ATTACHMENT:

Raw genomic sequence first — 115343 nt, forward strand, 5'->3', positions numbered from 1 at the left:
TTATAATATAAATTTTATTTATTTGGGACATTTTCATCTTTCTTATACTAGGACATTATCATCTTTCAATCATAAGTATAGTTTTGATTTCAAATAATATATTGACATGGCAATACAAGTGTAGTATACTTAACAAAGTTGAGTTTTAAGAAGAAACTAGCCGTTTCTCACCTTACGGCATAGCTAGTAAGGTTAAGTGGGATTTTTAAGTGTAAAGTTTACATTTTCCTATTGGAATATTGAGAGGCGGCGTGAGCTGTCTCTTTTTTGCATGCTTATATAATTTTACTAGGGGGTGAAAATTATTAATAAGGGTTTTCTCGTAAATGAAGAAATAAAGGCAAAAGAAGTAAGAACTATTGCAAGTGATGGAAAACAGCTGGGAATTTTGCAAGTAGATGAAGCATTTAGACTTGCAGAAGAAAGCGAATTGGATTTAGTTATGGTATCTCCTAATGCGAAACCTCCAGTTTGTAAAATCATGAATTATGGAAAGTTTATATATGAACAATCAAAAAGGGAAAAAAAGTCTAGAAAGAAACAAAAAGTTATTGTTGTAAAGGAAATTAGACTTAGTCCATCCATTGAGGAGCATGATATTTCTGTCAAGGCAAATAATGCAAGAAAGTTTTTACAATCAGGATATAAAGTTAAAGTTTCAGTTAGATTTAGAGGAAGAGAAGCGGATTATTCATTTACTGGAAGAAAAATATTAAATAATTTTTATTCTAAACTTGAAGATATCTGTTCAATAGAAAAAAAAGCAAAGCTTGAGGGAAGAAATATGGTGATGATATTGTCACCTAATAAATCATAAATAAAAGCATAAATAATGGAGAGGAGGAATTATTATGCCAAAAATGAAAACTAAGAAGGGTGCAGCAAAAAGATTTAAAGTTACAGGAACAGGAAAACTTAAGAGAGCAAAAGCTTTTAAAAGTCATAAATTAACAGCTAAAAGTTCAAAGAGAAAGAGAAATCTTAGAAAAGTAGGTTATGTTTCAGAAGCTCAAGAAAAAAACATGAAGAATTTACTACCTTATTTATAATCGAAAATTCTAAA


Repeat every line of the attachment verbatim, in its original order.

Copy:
Raw genomic sequence first — 115343 nt, forward strand, 5'->3', positions numbered from 1 at the left:
TTATAATATAAATTTTATTTATTTGGGACATTTTCATCTTTCTTATACTAGGACATTATCATCTTTCAATCATAAGTATAGTTTTGATTTCAAATAATATATTGACATGGCAATACAAGTGTAGTATACTTAACAAAGTTGAGTTTTAAGAAGAAACTAGCCGTTTCTCACCTTACGGCATAGCTAGTAAGGTTAAGTGGGATTTTTAAGTGTAAAGTTTACATTTTCCTATTGGAATATTGAGAGGCGGCGTGAGCTGTCTCTTTTTTGCATGCTTATATAATTTTACTAGGGGGTGAAAATTATTAATAAGGGTTTTCTCGTAAATGAAGAAATAAAGGCAAAAGAAGTAAGAACTATTGCAAGTGATGGAAAACAGCTGGGAATTTTGCAAGTAGATGAAGCATTTAGACTTGCAGAAGAAAGCGAATTGGATTTAGTTATGGTATCTCCTAATGCGAAACCTCCAGTTTGTAAAATCATGAATTATGGAAAGTTTATATATGAACAATCAAAAAGGGAAAAAAAGTCTAGAAAGAAACAAAAAGTTATTGTTGTAAAGGAAATTAGACTTAGTCCATCCATTGAGGAGCATGATATTTCTGTCAAGGCAAATAATGCAAGAAAGTTTTTACAATCAGGATATAAAGTTAAAGTTTCAGTTAGATTTAGAGGAAGAGAAGCGGATTATTCATTTACTGGAAGAAAAATATTAAATAATTTTTATTCTAAACTTGAAGATATCTGTTCAATAGAAAAAAAAGCAAAGCTTGAGGGAAGAAATATGGTGATGATATTGTCACCTAATAAATCATAAATAAAAGCATAAATAATGGAGAGGAGGAATTATTATGCCAAAAATGAAAACTAAGAAGGGTGCAGCAAAAAGATTTAAAGTTACAGGAACAGGAAAACTTAAGAGAGCAAAAGCTTTTAAAAGTCATAAATTAACAGCTAAAAGTTCAAAGAGAAAGAGAAATCTTAGAAAAGTAGGTTATGTTTCAGAAGCTCAAGAAAAAAACATGAAGAATTTACTACCTTATTTATAATCGAAAATTCTAAA